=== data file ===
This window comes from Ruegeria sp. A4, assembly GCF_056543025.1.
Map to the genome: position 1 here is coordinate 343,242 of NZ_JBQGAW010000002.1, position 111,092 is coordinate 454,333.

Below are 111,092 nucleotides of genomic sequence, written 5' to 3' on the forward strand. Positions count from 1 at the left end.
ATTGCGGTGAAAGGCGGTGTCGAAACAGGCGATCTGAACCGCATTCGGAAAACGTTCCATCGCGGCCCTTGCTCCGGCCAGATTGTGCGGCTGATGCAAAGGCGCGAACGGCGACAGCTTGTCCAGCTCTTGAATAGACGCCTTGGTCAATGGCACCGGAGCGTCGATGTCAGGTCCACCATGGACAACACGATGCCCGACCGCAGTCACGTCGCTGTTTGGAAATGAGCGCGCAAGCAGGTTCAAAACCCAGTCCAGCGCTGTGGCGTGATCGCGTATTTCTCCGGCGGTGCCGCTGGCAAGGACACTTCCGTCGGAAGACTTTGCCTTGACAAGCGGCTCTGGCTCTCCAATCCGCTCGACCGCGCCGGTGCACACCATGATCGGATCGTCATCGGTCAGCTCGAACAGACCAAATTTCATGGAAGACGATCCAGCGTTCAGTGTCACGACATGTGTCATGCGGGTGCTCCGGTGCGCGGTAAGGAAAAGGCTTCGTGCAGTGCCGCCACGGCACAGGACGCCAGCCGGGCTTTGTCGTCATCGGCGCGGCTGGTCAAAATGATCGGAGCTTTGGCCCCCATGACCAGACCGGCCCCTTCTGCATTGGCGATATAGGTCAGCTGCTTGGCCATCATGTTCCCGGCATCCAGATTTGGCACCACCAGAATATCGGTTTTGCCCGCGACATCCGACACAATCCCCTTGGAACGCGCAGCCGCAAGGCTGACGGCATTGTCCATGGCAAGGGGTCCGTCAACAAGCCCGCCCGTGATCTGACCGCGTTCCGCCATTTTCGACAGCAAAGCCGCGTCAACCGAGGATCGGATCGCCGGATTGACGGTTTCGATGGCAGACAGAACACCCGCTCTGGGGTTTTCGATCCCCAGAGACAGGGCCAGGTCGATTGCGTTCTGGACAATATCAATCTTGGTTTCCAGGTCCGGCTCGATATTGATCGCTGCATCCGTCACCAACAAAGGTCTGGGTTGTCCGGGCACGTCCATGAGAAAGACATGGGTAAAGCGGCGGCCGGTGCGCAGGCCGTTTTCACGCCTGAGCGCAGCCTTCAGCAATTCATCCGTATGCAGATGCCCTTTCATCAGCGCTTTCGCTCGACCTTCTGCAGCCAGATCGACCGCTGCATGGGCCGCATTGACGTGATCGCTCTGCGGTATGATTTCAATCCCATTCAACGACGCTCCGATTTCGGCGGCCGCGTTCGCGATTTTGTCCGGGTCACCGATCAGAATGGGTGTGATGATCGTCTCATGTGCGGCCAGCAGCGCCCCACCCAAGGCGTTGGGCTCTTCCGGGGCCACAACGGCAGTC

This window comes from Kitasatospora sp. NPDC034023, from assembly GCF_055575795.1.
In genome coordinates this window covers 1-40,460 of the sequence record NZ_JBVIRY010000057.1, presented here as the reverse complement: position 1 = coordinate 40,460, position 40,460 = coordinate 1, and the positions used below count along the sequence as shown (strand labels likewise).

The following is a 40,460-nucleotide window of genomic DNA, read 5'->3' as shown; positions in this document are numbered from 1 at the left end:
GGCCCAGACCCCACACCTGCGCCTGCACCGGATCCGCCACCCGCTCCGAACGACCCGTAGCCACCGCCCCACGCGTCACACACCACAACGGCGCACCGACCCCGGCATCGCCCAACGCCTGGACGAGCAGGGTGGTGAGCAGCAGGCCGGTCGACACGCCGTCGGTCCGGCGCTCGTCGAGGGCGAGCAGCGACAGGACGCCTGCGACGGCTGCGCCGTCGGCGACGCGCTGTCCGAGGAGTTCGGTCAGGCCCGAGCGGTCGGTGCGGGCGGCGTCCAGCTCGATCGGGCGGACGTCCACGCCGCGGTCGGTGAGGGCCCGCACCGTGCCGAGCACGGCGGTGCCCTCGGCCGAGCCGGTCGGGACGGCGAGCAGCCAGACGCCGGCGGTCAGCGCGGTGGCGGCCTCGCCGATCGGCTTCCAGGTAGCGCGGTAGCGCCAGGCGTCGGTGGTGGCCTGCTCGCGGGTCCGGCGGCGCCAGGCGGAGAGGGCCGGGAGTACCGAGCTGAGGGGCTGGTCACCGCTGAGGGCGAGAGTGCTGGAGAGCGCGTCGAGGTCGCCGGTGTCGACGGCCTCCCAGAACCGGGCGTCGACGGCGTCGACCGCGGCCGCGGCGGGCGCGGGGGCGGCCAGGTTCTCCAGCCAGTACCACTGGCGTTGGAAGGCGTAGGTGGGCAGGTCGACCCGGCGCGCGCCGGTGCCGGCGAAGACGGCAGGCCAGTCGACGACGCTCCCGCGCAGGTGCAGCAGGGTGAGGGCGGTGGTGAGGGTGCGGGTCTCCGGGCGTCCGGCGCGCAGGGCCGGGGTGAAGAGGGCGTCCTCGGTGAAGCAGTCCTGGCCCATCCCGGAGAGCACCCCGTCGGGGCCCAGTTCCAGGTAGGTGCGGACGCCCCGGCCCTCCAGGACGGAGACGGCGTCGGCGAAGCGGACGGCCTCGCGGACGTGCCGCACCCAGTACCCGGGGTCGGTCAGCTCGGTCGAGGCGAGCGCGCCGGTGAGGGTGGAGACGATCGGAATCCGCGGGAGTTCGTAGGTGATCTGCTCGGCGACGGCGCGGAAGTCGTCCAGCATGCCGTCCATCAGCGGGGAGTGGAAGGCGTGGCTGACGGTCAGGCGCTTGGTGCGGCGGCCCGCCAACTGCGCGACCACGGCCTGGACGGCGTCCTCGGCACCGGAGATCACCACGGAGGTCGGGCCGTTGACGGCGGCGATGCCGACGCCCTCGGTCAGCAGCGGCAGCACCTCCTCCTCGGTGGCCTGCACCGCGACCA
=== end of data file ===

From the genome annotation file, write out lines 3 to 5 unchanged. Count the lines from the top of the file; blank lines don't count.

Below are 111,092 nucleotides of genomic sequence, written 5' to 3' on the forward strand. Positions count from 1 at the left end.
ATTGCGGTGAAAGGCGGTGTCGAAACAGGCGATCTGAACCGCATTCGGAAAACGTTCCATCGCGGCCCTTGCTCCGGCCAGATTGTGCGGCTGATGCAAAGGCGCGAACGGCGACAGCTTGTCCAGCTCTTGAATAGACGCCTTGGTCAATGGCACCGGAGCGTCGATGTCAGGTCCACCATGGACAACACGATGCCCGACCGCAGTCACGTCGCTGTTTGGAAATGAGCGCGCAAGCAGGTTCAAAACCCAGTCCAGCGCTGTGGCGTGATCGCGTATTTCTCCGGCGGTGCCGCTGGCAAGGACACTTCCGTCGGAAGACTTTGCCTTGACAAGCGGCTCTGGCTCTCCAATCCGCTCGACCGCGCCGGTGCACACCATGATCGGATCGTCATCGGTCAGCTCGAACAGACCAAATTTCATGGAAGACGATCCAGCGTTCAGTGTCACGACATGTGTCATGCGGGTGCTCCGGTGCGCGGTAAGGAAAAGGCTTCGTGCAGTGCCGCCACGGCACAGGACGCCAGCCGGGCTTTGTCGTCATCGGCGCGGCTGGTCAAAATGATCGGAGCTTTGGCCCCCATGACCAGACCGGCCCCTTCTGCATTGGCGATATAGGTCAGCTGCTTGGCCATCATGTTCCCGGCATCCAGATTTGGCACCACCAGAATATCGGTTTTGCCCGCGACATCCGACACAATCCCCTTGGAACGCGCAGCCGCAAGGCTGACGGCATTGTCCATGGCAAGGGGTCCGTCAACAAGCCCGCCCGTGATCTGACCGCGTTCCGCCATTTTCGACAGCAAAGCCGCGTCAACCGAGGATCGGATCGCCGGATTGACGGTTTCGATGGCAGACAGAACACCCGCTCTGGGGTTTTCGATCCCCAGAGACAGGGCCAGGTCGATTGCGTTCTGGACAATATCAATCTTGGTTTCCAGGTCCGGCTCGATATTGATCGCTGCATCCGTCACCAACAAAGGTCTGGGTTGTCCGGGCACGTCCATGAGAAAGACATGGGTAAAGCGGCGGCCGGTGCGCAGGCCGTTTTCACGCCTGAGCGCAGCCTTCAGCAATTCATCCGTATGCAGATGCCCTTTCATCAGCGCTTTCGCTCGACCTTCTGCAGCCAGATCGACCGCTGCATGGGCCGCATTGACGTGATCGCTCTGCGGTATGATTTCAATCCCATTCAACGACGCTCCGATTTCGGCGGCCGCGTTCGCGATTTTGTCCGGGTCACCGATCAGAATGGGTGTGATGATCGTCTCATGTGCGGCCAGCAGCGCCCCACCCAAGGCGTTGGGCTCTTCCGGGGCCACAACGGCAGTC

This window comes from Kitasatospora sp. NPDC034023, from assembly GCF_055575795.1.